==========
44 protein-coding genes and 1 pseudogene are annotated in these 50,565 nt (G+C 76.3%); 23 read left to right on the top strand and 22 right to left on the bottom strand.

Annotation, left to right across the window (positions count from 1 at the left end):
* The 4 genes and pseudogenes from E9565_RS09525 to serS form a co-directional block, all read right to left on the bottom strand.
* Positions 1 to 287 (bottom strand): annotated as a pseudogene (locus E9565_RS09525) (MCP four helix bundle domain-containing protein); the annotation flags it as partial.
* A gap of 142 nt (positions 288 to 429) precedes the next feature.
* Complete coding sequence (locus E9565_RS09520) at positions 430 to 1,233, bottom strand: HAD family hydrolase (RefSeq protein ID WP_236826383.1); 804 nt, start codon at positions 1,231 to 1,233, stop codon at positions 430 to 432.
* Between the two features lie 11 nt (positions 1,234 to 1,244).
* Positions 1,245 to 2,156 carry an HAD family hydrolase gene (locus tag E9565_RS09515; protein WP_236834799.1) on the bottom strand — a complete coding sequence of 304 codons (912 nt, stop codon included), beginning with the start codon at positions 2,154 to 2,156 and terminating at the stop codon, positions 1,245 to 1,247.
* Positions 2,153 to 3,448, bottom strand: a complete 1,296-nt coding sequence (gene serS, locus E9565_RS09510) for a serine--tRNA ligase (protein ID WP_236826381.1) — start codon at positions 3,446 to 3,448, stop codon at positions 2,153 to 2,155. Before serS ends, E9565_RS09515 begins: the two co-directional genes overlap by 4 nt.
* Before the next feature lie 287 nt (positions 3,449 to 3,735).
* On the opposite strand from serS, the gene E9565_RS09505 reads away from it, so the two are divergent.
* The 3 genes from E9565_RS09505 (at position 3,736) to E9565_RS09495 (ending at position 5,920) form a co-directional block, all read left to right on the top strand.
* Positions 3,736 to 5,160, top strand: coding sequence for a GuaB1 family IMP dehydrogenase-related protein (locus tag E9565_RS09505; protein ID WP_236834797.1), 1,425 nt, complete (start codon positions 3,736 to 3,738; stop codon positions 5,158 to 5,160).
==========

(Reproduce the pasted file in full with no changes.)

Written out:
44 protein-coding genes and 1 pseudogene are annotated in these 50,565 nt (G+C 76.3%); 23 read left to right on the top strand and 22 right to left on the bottom strand.

Annotation, left to right across the window (positions count from 1 at the left end):
* The 4 genes and pseudogenes from E9565_RS09525 to serS form a co-directional block, all read right to left on the bottom strand.
* Positions 1 to 287 (bottom strand): annotated as a pseudogene (locus E9565_RS09525) (MCP four helix bundle domain-containing protein); the annotation flags it as partial.
* A gap of 142 nt (positions 288 to 429) precedes the next feature.
* Complete coding sequence (locus E9565_RS09520) at positions 430 to 1,233, bottom strand: HAD family hydrolase (RefSeq protein ID WP_236826383.1); 804 nt, start codon at positions 1,231 to 1,233, stop codon at positions 430 to 432.
* Between the two features lie 11 nt (positions 1,234 to 1,244).
* Positions 1,245 to 2,156 carry an HAD family hydrolase gene (locus tag E9565_RS09515; protein WP_236834799.1) on the bottom strand — a complete coding sequence of 304 codons (912 nt, stop codon included), beginning with the start codon at positions 2,154 to 2,156 and terminating at the stop codon, positions 1,245 to 1,247.
* Positions 2,153 to 3,448, bottom strand: a complete 1,296-nt coding sequence (gene serS, locus E9565_RS09510) for a serine--tRNA ligase (protein ID WP_236826381.1) — start codon at positions 3,446 to 3,448, stop codon at positions 2,153 to 2,155. Before serS ends, E9565_RS09515 begins: the two co-directional genes overlap by 4 nt.
* Before the next feature lie 287 nt (positions 3,449 to 3,735).
* On the opposite strand from serS, the gene E9565_RS09505 reads away from it, so the two are divergent.
* The 3 genes from E9565_RS09505 (at position 3,736) to E9565_RS09495 (ending at position 5,920) form a co-directional block, all read left to right on the top strand.
* Positions 3,736 to 5,160, top strand: coding sequence for a GuaB1 family IMP dehydrogenase-related protein (locus tag E9565_RS09505; protein ID WP_236834797.1), 1,425 nt, complete (start codon positions 3,736 to 3,738; stop codon positions 5,158 to 5,160).